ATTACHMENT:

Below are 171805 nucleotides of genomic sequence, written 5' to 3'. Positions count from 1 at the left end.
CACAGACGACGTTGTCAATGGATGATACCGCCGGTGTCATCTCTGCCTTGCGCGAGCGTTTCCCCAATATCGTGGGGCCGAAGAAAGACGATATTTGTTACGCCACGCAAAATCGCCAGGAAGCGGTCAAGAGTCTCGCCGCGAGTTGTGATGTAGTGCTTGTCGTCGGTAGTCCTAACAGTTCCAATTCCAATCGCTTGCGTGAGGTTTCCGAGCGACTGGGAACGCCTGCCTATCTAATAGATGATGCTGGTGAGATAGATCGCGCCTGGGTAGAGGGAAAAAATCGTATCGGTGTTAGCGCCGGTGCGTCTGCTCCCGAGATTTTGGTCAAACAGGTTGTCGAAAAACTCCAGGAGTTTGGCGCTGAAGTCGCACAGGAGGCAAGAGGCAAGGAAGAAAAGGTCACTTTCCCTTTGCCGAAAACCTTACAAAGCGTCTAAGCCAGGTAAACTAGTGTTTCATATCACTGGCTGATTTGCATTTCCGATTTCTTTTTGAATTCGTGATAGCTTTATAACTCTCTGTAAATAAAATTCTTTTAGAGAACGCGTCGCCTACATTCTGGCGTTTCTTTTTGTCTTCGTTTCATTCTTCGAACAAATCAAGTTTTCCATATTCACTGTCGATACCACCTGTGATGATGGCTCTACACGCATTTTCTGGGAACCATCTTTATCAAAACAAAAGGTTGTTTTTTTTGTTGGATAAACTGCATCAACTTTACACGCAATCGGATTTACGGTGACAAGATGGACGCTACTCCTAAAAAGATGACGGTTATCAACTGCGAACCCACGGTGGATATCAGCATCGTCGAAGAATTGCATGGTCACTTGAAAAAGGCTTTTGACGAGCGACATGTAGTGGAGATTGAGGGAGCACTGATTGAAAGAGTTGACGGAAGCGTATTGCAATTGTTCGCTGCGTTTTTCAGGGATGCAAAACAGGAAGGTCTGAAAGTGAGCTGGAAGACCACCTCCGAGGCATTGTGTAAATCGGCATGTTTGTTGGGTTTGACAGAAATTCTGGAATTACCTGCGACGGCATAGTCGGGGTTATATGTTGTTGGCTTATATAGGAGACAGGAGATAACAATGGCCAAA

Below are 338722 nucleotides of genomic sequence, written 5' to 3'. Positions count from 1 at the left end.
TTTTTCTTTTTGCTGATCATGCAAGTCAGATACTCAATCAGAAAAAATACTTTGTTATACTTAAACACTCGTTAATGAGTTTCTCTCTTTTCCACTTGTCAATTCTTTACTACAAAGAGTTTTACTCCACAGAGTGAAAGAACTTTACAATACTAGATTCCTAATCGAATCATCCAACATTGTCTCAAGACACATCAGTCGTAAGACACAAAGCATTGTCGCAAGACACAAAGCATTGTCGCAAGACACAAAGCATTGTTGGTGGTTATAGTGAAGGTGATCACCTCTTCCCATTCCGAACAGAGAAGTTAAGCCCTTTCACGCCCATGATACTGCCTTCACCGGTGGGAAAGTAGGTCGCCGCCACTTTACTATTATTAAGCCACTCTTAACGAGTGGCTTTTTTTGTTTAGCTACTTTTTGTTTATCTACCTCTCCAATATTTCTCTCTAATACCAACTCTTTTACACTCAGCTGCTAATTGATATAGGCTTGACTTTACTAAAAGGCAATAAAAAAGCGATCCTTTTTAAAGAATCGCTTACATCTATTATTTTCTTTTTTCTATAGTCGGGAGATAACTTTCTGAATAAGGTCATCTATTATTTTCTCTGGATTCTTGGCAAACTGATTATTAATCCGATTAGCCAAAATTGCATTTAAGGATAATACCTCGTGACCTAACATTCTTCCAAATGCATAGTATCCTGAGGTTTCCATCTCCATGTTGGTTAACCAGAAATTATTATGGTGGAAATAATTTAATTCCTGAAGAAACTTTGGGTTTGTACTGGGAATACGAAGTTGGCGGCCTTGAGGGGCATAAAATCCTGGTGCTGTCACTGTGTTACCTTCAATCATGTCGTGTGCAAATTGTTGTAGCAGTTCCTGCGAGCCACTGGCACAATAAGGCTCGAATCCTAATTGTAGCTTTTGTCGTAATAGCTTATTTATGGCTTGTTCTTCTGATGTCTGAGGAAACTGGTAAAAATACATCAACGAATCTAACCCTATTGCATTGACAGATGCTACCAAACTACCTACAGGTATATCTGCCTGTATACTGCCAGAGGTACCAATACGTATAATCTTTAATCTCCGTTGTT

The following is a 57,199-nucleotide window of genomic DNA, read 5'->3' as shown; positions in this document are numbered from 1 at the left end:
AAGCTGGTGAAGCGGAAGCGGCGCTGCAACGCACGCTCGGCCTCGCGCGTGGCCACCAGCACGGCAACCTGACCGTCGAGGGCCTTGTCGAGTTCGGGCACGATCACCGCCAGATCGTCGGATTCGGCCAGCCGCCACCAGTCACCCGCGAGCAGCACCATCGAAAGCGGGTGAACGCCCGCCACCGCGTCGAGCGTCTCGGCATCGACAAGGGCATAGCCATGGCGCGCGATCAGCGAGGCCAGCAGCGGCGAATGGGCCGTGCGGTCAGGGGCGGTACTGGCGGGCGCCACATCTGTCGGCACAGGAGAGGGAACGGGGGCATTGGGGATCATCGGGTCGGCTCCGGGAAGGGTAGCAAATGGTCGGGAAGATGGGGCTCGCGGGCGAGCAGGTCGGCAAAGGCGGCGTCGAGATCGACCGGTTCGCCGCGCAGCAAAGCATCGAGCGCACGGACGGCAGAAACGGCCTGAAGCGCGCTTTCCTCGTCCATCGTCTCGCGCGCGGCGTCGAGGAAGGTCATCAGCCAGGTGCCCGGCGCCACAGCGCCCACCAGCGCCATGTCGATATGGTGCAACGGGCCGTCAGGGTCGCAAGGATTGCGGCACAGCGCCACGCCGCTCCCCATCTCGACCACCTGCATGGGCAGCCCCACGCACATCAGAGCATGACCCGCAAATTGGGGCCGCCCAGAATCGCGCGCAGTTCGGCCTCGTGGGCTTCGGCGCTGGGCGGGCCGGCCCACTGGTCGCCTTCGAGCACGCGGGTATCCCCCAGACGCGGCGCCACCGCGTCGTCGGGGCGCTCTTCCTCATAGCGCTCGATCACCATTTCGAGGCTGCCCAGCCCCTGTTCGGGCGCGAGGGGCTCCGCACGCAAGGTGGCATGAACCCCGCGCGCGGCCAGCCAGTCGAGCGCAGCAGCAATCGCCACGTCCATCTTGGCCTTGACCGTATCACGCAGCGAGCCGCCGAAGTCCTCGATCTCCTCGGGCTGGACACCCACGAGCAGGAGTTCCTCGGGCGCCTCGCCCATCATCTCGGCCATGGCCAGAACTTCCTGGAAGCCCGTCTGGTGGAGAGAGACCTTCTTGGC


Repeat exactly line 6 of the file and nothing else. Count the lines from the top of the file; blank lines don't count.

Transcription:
AAGCTGGTGAAGCGGAAGCGGCGCTGCAACGCACGCTCGGCCTCGCGCGTGGCCACCAGCACGGCAACCTGACCGTCGAGGGCCTTGTCGAGTTCGGGCACGATCACCGCCAGATCGTCGGATTCGGCCAGCCGCCACCAGTCACCCGCGAGCAGCACCATCGAAAGCGGGTGAACGCCCGCCACCGCGTCGAGCGTCTCGGCATCGACAAGGGCATAGCCATGGCGCGCGATCAGCGAGGCCAGCAGCGGCGAATGGGCCGTGCGGTCAGGGGCGGTACTGGCGGGCGCCACATCTGTCGGCACAGGAGAGGGAACGGGGGCATTGGGGATCATCGGGTCGGCTCCGGGAAGGGTAGCAAATGGTCGGGAAGATGGGGCTCGCGGGCGAGCAGGTCGGCAAAGGCGGCGTCGAGATCGACCGGTTCGCCGCGCAGCAAAGCATCGAGCGCACGGACGGCAGAAACGGCCTGAAGCGCGCTTTCCTCGTCCATCGTCTCGCGCGCGGCGTCGAGGAAGGTCATCAGCCAGGTGCCCGGCGCCACAGCGCCCACCAGCGCCATGTCGATATGGTGCAACGGGCCGTCAGGGTCGCAAGGATTGCGGCACAGCGCCACGCCGCTCCCCATCTCGACCACCTGCATGGGCAGCCCCACGCACATCAGAGCATGACCCGCAAATTGGGGCCGCCCAGAATCGCGCGCAGTTCGGCCTCGTGGGCTTCGGCGCTGGGCGGGCCGGCCCACTGGTCGCCTTCGAGCACGCGGGTATCCCCCAGACGCGGCGCCACCGCGTCGTCGGGGCGCTCTTCCTCATAGCGCTCGATCACCATTTCGAGGCTGCCCAGCCCCTGTTCGGGCGCGAGGGGCTCCGCACGCAAGGTGGCATGAACCCCGCGCGCGGCCAGCCAGTCGAGCGCAGCAGCAATCGCCACGTCCATCTTGGCCTTGACCGTATCACGCAGCGAGCCGCCGAAGTCCTCGATCTCCTCGGGCTGGACACCCACGAGCAGGAGTTCCTCGGGCGCCTCGCCCATCATCTCGGCCATGGCCAGAACTTCCTGGAAGCCCGTCTGGTGGAGAGAGACCTTCTTGGC